General Assembly adjourns after considering the Marijuana Regulation, Control, and Taxation Act
The 2013 legislative session has adjourned in Providence without lawmakers voting on a bill to end marijuana prohibition in the Ocean State. Hearings were held in both the House and Senate Judiciary Committees on S 334 and H 5274, the Marijuana Regulation, Control, and Taxation Act. The bills were sponsored in the House by Judiciary Chair Representative Edith Ajello, House Minority Leader Brian Newberry, and 17 of their House colleagues and in the Senate by Senators Donna Nesselbush, Joshua Miller, and Frank Lombardo. If passed, the bills would have legalized marijuana for adults 21 and older and regulated and taxed the product more strictly than alcohol. Although the session has adjourned, if you’re from Rhode Island, you should still email your state legislators today and ask them to support these sensible proposals as we fully expect the measure to be reintroduced in 2014!
Although no votes were taken, progress was certainly made. Both committees heard from many supporters of common sense marijuana policy reform. Members of law enforcement testified that marijuana prohibition takes their focus off serious crime and only enriches and empowers criminals. Concerned parents and grandparents testified that regulation — not prohibition — is the best approach to promote public health. MPP’s Bob Capecchi was fortunate enough to join them all and simply pointed out the absurdity of prohibiting an in-demand product while taxing and regulating the far more dangerous drug — alcohol.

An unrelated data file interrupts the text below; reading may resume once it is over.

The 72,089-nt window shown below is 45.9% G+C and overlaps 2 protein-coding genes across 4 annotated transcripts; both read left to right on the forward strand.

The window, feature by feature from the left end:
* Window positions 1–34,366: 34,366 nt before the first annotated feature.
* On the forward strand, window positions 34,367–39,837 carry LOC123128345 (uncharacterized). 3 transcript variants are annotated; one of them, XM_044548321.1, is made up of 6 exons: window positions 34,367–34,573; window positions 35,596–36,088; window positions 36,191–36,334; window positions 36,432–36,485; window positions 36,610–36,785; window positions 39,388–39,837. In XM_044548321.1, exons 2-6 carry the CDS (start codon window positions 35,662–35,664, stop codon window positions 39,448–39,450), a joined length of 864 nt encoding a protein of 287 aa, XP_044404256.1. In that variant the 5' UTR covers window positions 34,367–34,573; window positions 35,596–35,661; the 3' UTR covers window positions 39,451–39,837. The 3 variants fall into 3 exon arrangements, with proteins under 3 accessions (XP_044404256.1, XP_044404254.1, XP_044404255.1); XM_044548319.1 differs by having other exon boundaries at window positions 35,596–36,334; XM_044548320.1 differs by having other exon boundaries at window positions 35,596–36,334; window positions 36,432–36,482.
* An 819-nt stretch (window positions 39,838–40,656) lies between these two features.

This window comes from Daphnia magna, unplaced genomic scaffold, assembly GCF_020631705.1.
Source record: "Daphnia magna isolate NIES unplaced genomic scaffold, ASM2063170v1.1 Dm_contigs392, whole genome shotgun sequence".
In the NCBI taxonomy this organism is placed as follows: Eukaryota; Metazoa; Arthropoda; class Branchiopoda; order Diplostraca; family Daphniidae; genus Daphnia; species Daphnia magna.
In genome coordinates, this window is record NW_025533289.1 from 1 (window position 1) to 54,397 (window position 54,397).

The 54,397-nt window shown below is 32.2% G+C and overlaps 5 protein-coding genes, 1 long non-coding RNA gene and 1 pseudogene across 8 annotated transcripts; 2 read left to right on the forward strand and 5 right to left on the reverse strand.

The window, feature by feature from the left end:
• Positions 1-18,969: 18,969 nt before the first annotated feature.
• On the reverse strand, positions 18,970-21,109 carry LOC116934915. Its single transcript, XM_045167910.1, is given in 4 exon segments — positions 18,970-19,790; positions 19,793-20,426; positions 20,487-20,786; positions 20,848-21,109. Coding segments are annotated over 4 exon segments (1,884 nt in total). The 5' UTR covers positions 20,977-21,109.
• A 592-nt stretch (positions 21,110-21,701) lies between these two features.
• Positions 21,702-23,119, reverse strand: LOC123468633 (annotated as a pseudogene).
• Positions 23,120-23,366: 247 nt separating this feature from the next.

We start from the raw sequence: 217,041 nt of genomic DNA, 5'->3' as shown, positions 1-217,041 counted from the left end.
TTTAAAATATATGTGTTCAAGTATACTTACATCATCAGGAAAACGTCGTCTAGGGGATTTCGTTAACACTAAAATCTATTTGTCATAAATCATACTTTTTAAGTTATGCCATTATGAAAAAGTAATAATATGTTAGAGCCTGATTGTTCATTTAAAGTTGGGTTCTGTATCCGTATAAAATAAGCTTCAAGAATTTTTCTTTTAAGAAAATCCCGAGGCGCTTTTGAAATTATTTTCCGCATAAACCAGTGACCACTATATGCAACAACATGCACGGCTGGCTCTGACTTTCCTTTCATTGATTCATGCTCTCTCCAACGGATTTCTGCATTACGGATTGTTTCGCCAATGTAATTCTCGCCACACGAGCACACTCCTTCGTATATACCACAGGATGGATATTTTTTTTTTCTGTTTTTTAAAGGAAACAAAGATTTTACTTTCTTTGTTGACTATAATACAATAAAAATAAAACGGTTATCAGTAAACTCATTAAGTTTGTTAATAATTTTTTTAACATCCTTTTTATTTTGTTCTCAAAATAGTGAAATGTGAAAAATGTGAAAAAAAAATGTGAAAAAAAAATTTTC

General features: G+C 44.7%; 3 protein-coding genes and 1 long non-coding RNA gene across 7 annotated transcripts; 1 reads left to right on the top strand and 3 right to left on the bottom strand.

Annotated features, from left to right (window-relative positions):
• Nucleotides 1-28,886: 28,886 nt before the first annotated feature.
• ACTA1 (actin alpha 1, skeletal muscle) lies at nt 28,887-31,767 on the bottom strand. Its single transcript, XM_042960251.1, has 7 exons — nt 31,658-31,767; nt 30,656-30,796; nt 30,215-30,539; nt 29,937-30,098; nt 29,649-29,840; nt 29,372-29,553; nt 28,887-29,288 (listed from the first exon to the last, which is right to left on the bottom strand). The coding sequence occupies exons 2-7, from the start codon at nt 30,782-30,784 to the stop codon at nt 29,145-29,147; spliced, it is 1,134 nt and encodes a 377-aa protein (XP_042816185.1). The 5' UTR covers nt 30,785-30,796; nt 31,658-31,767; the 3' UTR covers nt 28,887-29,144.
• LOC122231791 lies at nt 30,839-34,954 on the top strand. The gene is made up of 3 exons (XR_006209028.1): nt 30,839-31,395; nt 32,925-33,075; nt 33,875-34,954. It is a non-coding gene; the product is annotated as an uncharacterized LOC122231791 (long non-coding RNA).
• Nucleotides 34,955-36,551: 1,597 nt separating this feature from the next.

2012 proves to be big year for marijuana policy reform in Providence
In 2012, MPP – along with our local allies – helped usher through much needed marijuana policy reform in Rhode Island. The legislature and Gov. Lincoln Chafee removed the threat of jail time for simple possession of marijuana and revised the state’s medical marijuana law to ensure full implementation of the medical marijuana dispensary program.
In June 2012, Gov. Chafee signed legislation to replace the criminal penalties for adults’ possession of up to an ounce of marijuana with a civil violation of $150 for most violations! S2253/H7092 was sponsored by Sen. Josh Miller and Rep. John Edwards and went into effect on April 1, 2013. MPP worked with an outstanding group of advocates in Providence, and we are grateful to everyone who made the victory possible. Among the many positive outcomes, this victory will help ease the effects of disturbing racial disparities in marijuana-related policing. According to the ACLU, in 2010, African-Americans in Rhode Island were 2.6 times more likely to be arrested for marijuana possession than their white neighbors.
In May 2012, a full year after halting implementation of the compassion center program citing fears of federal interference, Rhode Island Gov. Chafee signed legislation that was written to alleviate his concerns and to finally get the compassion centers open. The revised law allows patients and caregivers to sell any excess medical marijuana they have directly to the compassion centers. Two compassion centers opened in Spring of 2013.
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